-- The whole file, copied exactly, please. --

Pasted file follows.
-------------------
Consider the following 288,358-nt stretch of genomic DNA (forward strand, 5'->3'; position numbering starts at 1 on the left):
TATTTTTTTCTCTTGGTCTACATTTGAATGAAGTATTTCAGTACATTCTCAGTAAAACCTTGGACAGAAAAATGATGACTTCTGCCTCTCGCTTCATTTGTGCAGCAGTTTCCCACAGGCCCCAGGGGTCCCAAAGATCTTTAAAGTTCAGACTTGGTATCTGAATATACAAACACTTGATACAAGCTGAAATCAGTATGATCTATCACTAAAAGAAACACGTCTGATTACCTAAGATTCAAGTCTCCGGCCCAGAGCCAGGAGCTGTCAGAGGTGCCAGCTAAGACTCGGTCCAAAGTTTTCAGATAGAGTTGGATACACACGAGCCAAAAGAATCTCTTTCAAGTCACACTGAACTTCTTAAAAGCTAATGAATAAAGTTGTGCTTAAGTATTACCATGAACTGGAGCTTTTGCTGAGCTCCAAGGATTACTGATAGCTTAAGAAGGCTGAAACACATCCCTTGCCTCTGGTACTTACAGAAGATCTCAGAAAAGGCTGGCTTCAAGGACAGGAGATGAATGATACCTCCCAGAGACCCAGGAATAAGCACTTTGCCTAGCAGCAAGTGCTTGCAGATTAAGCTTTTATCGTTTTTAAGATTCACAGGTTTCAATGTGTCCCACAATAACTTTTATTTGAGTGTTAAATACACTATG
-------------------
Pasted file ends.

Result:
Consider the following 288,358-nt stretch of genomic DNA (forward strand, 5'->3'; position numbering starts at 1 on the left):
TATTTTTTTCTCTTGGTCTACATTTGAATGAAGTATTTCAGTACATTCTCAGTAAAACCTTGGACAGAAAAATGATGACTTCTGCCTCTCGCTTCATTTGTGCAGCAGTTTCCCACAGGCCCCAGGGGTCCCAAAGATCTTTAAAGTTCAGACTTGGTATCTGAATATACAAACACTTGATACAAGCTGAAATCAGTATGATCTATCACTAAAAGAAACACGTCTGATTACCTAAGATTCAAGTCTCCGGCCCAGAGCCAGGAGCTGTCAGAGGTGCCAGCTAAGACTCGGTCCAAAGTTTTCAGATAGAGTTGGATACACACGAGCCAAAAGAATCTCTTTCAAGTCACACTGAACTTCTTAAAAGCTAATGAATAAAGTTGTGCTTAAGTATTACCATGAACTGGAGCTTTTGCTGAGCTCCAAGGATTACTGATAGCTTAAGAAGGCTGAAACACATCCCTTGCCTCTGGTACTTACAGAAGATCTCAGAAAAGGCTGGCTTCAAGGACAGGAGATGAATGATACCTCCCAGAGACCCAGGAATAAGCACTTTGCCTAGCAGCAAGTGCTTGCAGATTAAGCTTTTATCGTTTTTAAGATTCACAGGTTTCAATGTGTCCCACAATAACTTTTATTTGAGTGTTAAATACACTATG